I often get this question – are new (or not new) entrants to the person-to-person payments scene, such as Paypal or the emerging mobile phone payment schemes, a threat to the banks?
My opinion is yes – they are. And I was looking for a way illustrate easily and clearly why I think it is so.
That’s why I imagined the following experiment.
I have a bank account in the Unites States. Recently I wired some money to an account in a bank here in Belgium. The sending bank charged me $40 for this. It’s a flat fee, not dependent on the wired amount. I know what SWIFT charges for a message (a tiny fraction of this amount), so you can understand I find this amount … outrageous. BTW, the whole process takes 3-4 business days and there’s no information at all as to its status and progress. Finally, the FX rate that was used was far from the best.
There must be a better way. So the experiment is: use alternative payment options to reduce the transfer fees, and find the best FX rate.
The goals of the experiment are – prove my point that new payment entrants are disruptive to the banks, and also more practically to find a better solution for transferring my hard earned cash.
Chapter 1 – Paypal
I have a Paypal account in the USA, linked to the above mentioned bank account in the USA. I also have another BE based Paypal account, linked to my BE bank account.
Here’s how I imagined this –
Step 1 – I’ll transfer money from my US bank account to my US Paypal account. There’s no information on paypal.com as to the charges for this. The worst case is that this be considered by my US bank as a domestic transfer, for which they charge $25 (yeah, yeah, another outrageous fee). Paypal says this process should take 3 business days.
Step 2 – I’ll send the money from my US Paypal to my BE Paypal account. This should be instantaneous. The Paypal site it is not clear at all as to what the charges will be.
Step 3 – I’ll then transfer the money from my BE Paypal to my BE bank account. Paypal says there are no charges for this, and it should take 3 business days.
Net effect – it may take longer (up to 6 business days) but I hope to save 50% of the charges or more.
Here’s what happened (this particular transfer was done on Sunday, May 27th, at 6pm CET) –
Step 1 – I figured very quickly step 1 is not required. I can just go ahead and send money directly from paypal.com, as my US bank account is linked to the Paypal one – so Paypal directly debits my bank, at 0 cost.
Step 2 – I login to my US Paypal account, and use the “Send Money” option. I enter my BE Paypal email as the recipient, enter the amount, choose the “Personal” option, click in the “payment owed”. Then there is the question of whether I want to send Dollars or Euros. I can let Paypal convert my Dollars to Euros and transfer that. Or I transfer the Dollars and let my bank in BE convert it to Euros. Paypal helpfully provides a currency converter, and it shows €1= $1.2884. I compare this to the exchange rate (for buying Euros) on my BE bank’s site (€1= $1.2983) – the Paypal rate is better so I tell to Paypal to go ahead and convert and send Euros.
Fees pertaining to this step:
– from my US bank to Paypal US: 0
– from my Paypal US to my Paypal BE: 0.5% of the amount transferred. I simulated several amounts, and it seems this fee applies to amounts below €5,000. Above that, they apply a much higher fees (for example, 3.9% for €6,000), I don’t really understand how they are computed. But I never transfer above €5,000, so fine for now. I’m really happy with the 0.5% fee, much lower from the flat bank fee of $40 (as long of course as I transfer below $8,000, or more specifically below the €5,000 limit where another fee scheme applies)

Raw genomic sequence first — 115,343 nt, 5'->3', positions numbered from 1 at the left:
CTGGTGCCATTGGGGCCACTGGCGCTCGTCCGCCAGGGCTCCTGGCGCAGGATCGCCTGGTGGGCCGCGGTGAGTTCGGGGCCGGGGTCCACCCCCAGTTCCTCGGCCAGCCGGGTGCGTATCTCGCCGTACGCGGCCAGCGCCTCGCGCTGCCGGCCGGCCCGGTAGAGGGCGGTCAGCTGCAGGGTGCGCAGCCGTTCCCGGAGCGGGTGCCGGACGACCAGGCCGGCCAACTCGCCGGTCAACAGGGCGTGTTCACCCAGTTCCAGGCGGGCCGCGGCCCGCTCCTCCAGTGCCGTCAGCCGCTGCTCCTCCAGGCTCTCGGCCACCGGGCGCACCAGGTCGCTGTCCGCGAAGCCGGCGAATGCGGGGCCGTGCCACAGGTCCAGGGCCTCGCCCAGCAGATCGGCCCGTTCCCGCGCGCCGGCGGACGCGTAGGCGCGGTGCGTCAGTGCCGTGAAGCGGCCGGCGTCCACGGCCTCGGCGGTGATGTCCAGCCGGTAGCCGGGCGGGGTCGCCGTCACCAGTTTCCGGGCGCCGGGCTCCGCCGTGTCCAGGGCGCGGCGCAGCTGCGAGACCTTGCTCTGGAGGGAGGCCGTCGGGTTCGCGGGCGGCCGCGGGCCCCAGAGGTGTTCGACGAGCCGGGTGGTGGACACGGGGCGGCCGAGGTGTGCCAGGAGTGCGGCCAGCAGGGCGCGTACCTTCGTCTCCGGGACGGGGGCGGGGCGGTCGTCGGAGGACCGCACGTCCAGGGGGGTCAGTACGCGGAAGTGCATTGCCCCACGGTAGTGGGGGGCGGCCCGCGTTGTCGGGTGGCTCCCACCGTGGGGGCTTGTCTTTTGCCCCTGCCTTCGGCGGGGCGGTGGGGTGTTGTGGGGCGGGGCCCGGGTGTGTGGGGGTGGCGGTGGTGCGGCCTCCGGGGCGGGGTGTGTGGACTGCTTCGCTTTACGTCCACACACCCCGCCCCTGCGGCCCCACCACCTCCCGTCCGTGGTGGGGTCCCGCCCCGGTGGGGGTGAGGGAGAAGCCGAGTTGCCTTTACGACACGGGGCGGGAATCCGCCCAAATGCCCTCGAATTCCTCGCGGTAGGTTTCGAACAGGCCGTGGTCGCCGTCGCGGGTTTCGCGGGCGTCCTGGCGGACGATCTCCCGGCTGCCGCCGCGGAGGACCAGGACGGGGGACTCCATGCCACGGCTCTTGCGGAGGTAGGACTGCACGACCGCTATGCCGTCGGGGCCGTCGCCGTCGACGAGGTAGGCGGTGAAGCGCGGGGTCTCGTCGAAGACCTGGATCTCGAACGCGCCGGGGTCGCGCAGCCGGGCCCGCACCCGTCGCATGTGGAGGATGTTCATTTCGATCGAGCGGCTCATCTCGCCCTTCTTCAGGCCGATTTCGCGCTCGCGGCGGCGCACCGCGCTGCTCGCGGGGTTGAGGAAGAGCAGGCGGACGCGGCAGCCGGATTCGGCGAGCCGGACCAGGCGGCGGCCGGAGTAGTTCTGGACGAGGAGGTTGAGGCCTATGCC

Time elapsed so far: minutes. The amount appears in my BE Paypal immediately.
Step 3 – I login to my BE Paypal account. As it is linked to my BE bank account, I can select “Whitdraw” tab, “Transfer to bank account” option. Enter the amount, click a couple times, easy enough.
Fee for this step: 0. Time elapsed for this step: 3 business days.
Interesting post experiment note:
Two days after I first tried this experiment, I got a call from Paypal on my BE mobile phone (which I have entered when I created my BE Paypal account). They were calling because they have noticed the unusual international transfer activity, and were curious if this would be a repeating pattern in the future. I was impressed by the very pro-active support call.
For transferring money, Paypal is cheaper and faster than an international bank wire as long as you transfer under €5,000. The FX rate is better.
I wonder –
– where does the “magical” $40 bank flat fee come from? Is it something the bank uses to incentivize their customers to use it only for larger amount transfers? If so, why? BTW, domestic wires in that same US bank are charged $25 flat.
– what is the fee structure of Paypal for larger transfers (above €5,000)? Their site is not clear about it.
Conclusions on the experiment so far
The point of this experiment is to show that –
a. banks charge high fees for international transfers, in an opaque process.
b. the new entrants are sort of not attacking (yet) on this business, but you can use them, with a little creativity, to improve it.
c. imagine what’s going to happen when the new entrants start to actually focus on international transfers……..
But – you know the eternal optimist that I am – I think that there’s a way for banks to embrace this rather than fight it. But before that, banks and all of us need to understand exactly what’s happening.
I’m sure there are ways to get better FX rates. And there’s still the 0.5% charge that maybe I can further reduce. So, more experiments ahead.
I want to use some mobile payments schemes – suggestions welcome. Also at Sibos I got to know some other interesting possibilities and companies (such as UKForex), that would perhaps get me a better FX rate.